And it is only likely to be prescribed for a small number of patients.
It is licensed in the UK for people with MS-related muscle spasticity that has not got better with other treatments.
Some products that might claim to be medical cannabis, such as “CBD oil” or hemp oil, are available to buy legally as food supplements from health stores. But there’s no guarantee these are of good quality or provide any health benefits.
How do I get a prescription?
It’s expected this would only apply to a very small number of people in England.
Very few people in England are likely to get a prescription for medical cannabis.
Nabiximols (Sativex) is a cannabis-based medicine that is sprayed into the mouth.
Some cannabis-based products are available to buy over the internet without a prescription.
This is not intended to be an inclusive list, but rather to give a brief survey of the types of conditions for which medical marijuana can provide relief. As with all remedies, claims of effectiveness should be critically evaluated and treated with caution.
Patients do, however, report many benefits of CBD, from relieving insomnia, anxiety, spasticity, and pain to treating potentially life-threatening conditions such as epilepsy. One particular form of childhood epilepsy called Dravet syndrome is almost impossible to control but responds dramatically to a CBD-dominant strain of marijuana called Charlotte’s Web. The videos of this are dramatic.
There are few subjects that can stir up stronger emotions among doctors, scientists, researchers, policy makers, and the public than medical marijuana. Is it safe? Should it be legal? Decriminalized? Has its effectiveness been proven? What conditions is it useful for? Is it addictive? How do we keep it out of the hands of teenagers? Is it really the “wonder drug” that people claim it is? Is medical marijuana just a ploy to legalize marijuana in general?
Uses of medical marijuana
My advice for patients is to be entirely open and honest with your physicians and to have high expectations of them. Tell them that you consider this to be part of your care and that you expect them to be educated about it, and to be able to at least point you in the direction of the information you need.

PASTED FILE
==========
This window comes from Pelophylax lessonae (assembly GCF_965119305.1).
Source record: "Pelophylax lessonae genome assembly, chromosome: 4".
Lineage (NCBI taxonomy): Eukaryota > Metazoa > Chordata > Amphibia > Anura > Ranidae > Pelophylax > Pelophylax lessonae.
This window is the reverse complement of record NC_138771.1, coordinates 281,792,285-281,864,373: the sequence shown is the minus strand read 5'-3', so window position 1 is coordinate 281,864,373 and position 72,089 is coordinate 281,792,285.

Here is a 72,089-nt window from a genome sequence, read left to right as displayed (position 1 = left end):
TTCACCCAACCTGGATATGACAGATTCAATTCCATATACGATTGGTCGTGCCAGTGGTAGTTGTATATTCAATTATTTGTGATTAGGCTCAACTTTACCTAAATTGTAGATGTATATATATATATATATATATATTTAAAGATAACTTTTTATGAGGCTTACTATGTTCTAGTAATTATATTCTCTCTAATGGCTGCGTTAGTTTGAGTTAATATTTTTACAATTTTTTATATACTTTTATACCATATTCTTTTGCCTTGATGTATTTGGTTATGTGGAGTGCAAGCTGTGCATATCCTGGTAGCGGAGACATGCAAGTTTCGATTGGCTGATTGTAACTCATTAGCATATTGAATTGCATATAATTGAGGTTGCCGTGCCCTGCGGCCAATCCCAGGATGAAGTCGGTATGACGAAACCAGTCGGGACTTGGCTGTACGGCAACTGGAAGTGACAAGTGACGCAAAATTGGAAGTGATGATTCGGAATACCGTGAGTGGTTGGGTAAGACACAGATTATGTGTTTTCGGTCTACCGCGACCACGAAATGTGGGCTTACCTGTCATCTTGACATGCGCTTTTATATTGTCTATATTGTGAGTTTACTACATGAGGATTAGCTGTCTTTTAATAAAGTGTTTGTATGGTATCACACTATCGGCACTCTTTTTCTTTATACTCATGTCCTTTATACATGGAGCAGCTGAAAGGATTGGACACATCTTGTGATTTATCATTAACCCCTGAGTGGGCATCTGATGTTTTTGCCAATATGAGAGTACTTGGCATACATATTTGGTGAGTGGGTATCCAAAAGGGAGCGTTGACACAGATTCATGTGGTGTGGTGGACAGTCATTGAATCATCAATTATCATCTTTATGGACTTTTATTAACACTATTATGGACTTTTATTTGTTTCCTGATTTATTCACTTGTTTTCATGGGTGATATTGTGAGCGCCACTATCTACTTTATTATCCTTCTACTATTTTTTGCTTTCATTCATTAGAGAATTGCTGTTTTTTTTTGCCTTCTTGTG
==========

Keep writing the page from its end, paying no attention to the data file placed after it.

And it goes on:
These are just a few of the excellent questions around this subject, questions that I am going to studiously avoid so we can focus on two specific areas: why do patients find it useful, and how can they discuss it with their doctor?
The most common use for medical marijuana in the United States is for pain control. While marijuana isn’t strong enough for severe pain (for example, post-surgical pain or a broken bone), it is quite effective for the chronic pain that plagues millions of Americans, especially as they age. Part of its allure is that it is clearly safer than opiates (it is impossible to overdose on and far less addictive) and it can take the place of NSAIDs such as Advil or Aleve, if people can’t take them due to problems with their kidneys or ulcers or GERD.
In particular, marijuana appears to ease the pain of multiple sclerosis, and nerve pain in general. This is an area where few other options exist, and those that do, such as Neurontin, Lyrica, or opiates are highly sedating. Patients claim that marijuana allows them to resume their previous activities without feeling completely out of it and disengaged.
The cannabidiol Epidiolex was approved in 2018 for treating seizures associated with two rare and severe forms of epilepsy, Lennox-Gastaut syndrome and Dravet syndrome. In addition, the FDA has approved two man-made cannabinoid medicines — dronabinol (Marinol, Syndros) and nabilone (Cesamet) — to treat nausea and vomiting from chemotherapy. The cannabidiol Epidiolex was approved in 2018 for treating seizures associated with two rare and severe forms of epilepsy, Lennox-Gastaut syndrome and Dravet syndrome.
Medical marijuana is legal in 33 states and the District of Columbia:
Has the FDA approved medical marijuana?
National Conference of State Legislatures: “State Medical Marijuana Laws.”
To take medical marijuana, you can:
Marcel Bonn-Miller, PhD, adjunct assistant professor, University of Pennsylvania Perelman School of Medicine.